Willie Dixon has long been one of my biggest musical heroes not only for his music, but for his character. He's best known for being instrumental in the development of Chicago/Chess blues as well as early rock n roll. However, prior to that he was involved in the early R&B movement with his small combo, the Big 3 Trio who fused jazz with blues in a kind of jive style (a style that would live on in Willie's solo recordings). Additionally, much later in his career he formed The Blues Heaven Foundation, an organization dedicated to fighting for blues musicians who had been exploited by the music industry.
Also noteworthy, he spent 10 months in prison after refusing to take part in WWII as a conscientious objector. Willie would remain an outspoken peacenik throughout his life.
Here is a short list of just some of his compositions which became blues standards:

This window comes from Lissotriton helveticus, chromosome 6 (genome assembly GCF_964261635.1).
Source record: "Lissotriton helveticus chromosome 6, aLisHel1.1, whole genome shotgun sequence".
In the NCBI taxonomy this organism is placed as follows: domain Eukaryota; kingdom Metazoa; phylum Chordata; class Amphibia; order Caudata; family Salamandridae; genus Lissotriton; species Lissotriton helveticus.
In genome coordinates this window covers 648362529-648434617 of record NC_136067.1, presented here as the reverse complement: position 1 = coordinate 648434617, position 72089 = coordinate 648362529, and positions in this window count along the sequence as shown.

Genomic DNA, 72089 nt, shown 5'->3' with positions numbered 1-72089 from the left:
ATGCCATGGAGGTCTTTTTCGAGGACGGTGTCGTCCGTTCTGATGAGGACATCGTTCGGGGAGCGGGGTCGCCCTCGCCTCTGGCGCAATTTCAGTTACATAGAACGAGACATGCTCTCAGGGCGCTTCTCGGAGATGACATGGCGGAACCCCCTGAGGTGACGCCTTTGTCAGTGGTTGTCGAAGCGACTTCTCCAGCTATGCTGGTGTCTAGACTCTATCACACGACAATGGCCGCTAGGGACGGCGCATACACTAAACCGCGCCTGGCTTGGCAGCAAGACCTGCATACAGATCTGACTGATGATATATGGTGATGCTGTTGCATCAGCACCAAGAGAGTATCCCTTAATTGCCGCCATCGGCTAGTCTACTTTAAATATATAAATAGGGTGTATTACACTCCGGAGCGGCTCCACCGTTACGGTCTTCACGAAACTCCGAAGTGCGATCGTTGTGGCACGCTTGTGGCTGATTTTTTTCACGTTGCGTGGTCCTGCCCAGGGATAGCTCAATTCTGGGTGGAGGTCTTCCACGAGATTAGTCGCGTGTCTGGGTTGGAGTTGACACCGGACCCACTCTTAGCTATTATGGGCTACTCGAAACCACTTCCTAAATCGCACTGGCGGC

"Bring It On Home"
"Diddy Wah Diddy"
"Hoochie Coochie Man"
"Howlin' for My Baby"
"I Ain't Superstitious"
"I Got What It Takes"
"I Just Want to Make Love to You"
"Little Red Rooster"
"Mellow Down Easy"
"The Seventh Son"
"Three Hundred Pounds of Joy"
"Wang Dang Doodle"
"You Can't Judge a Book by the Cover"
"You'll Be Mine"
It's pretty mind-blowing that so many definitive blues compositions came from one man. It's really hard to imagine where blues would have been without him. Certainly not as commercially successful. Or maybe someone else would have come along to fill what surely would have been an enormous void in Willie's absence. Of course we'll never know.
I've long felt it's quite a shame that he's not celebrated more. American music was largely molded by this plus sized genius.